MaGIC seeks to replicate Chilean wizardry
By Karamjit Singh January 2, 2015
- Open model accelerates mindset change
- MaGIC to leverage on Chile model to position Malaysia
ONE of the more innovative and politically gutsy entrepreneur programmes in the world started in Chile in 2010 when its Government launched Startup Chile.
The programme offered the incentive of a US$40,000 seed investment to entrepreneurs from anywhere in the world, to come to Santiago, Chile’s capital, to build their startup over six months.
The target was to bring in ‘1,000 bootstrappers’ by the end of 2014, with US$40 million allocated. The goal was to build Chile as the innovation and entrepreneurship hub of Latin America. With 2014 just past, Chile can give itself a pat in the back, having achieved this goal.
Four years and 12 batches after its launch (there are three intakes a year), the Chilean Government can share impressive data points and progress with visitors seeking to learn from its experience.
But Cheryl Yeoh, chief executive officer (CEO) of the Malaysian Global Innovation and Creativity Centre (MaGIC), already knew about Startup Chile and its impact from her days as an entrepreneur in Silicon Valley in 2011, having seen some of her friends apply for and get accepted into the programme.
In fact, she tells Digital News Asia (DNA) that she had made it known during her application for the MaGIC job, “that I wanted to make this one of my core programmes if I was chosen as CEO.”
Still, three things really stood out to Yeoh during her visit to Startup Chile in November 2014, which came right after the [email protected] programme.
The first was the statement that “the programme sparked a cultural revolution that changed the face of entrepreneurship in Chile.”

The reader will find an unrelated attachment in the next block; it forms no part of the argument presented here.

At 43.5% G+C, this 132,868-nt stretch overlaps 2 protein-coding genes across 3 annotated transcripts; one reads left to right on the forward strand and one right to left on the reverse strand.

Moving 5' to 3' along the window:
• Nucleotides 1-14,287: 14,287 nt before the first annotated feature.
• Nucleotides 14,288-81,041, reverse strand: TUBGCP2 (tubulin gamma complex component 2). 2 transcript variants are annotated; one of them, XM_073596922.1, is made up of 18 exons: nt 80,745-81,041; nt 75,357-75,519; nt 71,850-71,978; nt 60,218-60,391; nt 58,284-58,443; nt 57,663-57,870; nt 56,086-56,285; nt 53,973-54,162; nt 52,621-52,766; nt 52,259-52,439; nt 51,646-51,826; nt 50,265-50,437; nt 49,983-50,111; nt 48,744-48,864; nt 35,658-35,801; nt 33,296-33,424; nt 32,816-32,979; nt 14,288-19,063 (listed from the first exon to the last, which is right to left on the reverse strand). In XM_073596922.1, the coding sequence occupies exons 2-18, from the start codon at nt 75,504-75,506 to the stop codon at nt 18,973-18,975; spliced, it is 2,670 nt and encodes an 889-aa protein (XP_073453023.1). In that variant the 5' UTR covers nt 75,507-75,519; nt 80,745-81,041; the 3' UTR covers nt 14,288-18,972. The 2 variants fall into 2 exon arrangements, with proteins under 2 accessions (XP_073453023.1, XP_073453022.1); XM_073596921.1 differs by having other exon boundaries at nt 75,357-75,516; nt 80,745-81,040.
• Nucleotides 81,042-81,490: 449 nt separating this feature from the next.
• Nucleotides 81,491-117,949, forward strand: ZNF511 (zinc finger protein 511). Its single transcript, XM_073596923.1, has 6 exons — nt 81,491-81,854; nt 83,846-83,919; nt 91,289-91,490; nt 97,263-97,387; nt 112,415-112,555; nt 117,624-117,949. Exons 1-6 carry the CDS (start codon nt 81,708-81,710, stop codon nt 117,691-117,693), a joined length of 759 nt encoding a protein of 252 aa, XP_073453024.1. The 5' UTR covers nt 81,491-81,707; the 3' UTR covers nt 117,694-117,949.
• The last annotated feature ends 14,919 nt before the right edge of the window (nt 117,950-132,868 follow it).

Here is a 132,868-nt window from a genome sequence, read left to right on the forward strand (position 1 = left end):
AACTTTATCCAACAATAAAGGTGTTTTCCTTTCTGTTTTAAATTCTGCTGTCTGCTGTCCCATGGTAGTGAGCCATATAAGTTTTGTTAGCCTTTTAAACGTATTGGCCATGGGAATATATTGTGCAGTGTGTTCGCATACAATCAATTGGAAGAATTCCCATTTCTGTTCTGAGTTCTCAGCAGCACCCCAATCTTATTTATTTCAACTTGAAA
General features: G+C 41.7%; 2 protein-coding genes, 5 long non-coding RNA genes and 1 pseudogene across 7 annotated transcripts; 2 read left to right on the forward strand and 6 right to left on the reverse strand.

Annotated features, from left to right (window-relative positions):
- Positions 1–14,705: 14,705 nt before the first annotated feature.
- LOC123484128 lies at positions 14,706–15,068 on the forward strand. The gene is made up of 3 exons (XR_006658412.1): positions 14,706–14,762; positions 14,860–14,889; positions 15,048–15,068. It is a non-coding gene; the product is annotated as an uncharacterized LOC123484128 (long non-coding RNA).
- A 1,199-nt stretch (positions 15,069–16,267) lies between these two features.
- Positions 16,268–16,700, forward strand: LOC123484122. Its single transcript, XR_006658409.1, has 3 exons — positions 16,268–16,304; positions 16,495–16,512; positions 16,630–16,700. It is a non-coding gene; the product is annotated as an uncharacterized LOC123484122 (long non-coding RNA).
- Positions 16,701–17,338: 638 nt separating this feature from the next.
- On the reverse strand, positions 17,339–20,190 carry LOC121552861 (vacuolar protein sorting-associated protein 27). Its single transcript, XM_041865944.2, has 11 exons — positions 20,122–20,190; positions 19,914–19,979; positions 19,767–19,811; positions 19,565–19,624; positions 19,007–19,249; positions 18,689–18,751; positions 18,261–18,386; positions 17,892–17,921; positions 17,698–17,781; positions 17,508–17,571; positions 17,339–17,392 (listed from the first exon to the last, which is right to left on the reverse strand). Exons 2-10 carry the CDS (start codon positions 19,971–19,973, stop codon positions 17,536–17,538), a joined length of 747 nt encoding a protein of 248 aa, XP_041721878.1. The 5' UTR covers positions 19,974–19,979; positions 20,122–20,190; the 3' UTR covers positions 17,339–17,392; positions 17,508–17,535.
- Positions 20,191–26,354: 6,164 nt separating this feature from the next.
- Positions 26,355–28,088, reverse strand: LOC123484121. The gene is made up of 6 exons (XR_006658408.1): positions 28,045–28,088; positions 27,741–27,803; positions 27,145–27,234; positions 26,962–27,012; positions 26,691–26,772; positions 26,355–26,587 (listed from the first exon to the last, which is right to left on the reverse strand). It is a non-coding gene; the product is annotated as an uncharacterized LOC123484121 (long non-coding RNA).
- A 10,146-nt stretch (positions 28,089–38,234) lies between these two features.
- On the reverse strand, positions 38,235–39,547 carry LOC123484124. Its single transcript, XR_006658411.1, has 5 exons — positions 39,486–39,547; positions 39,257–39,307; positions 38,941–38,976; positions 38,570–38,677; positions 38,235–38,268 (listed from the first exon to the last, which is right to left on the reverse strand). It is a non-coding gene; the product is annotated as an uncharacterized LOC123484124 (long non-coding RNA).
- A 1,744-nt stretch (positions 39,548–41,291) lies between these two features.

In fact, officials there estimate that Startup Chile helped accelerate the acceptance of entrepreneurship into Chilean culture by seven years. In other words, what would have taken 10 years, took only three.
Keenly aware that mindset change is the hardest to trigger and takes a long time, the success of Startup Chile and its open model has really excited Yeoh.
According to a Chilean technocrat DNA spoke to in October 2013, before Startup Chile, entrepreneurs in the country were quite insular and inward-looking, but this started to change when they were put together and exposed to, in the same work space, entrepreneurs from the United States and Europe.
“In our briefings, the Chilean executives really emphasised the open nature of the programme as underpinning its success,” says MaGIC’s Yeoh.
Apparently Brazil started a similar startup programme but kept it closed and only for Brazilians, and it did not work as overseas entrepreneurs did not flock to the country, despite the large market size, she adds.
When it comes to Startup Chile, around 300 applicants came from all over the world, with 10% coming from Chile in the first intake in which 22 startups were chosen.
That number has today jumped to 2,448 applicants in total, with 5% getting accepted in the latest cohort in December 2014.
But what is even more important, from the Chilean Government’s view, is that 33% of the applicants are now coming from Chile itself – reinforcing the point of an entrepreneurship culture taking shape in the country.
Based on 300 companies that have gone through the programme, US$100 million in exits has been generated, with a combined valuation of US$100 million for those that have raised funding subsequent to their six-month stint in Chile.
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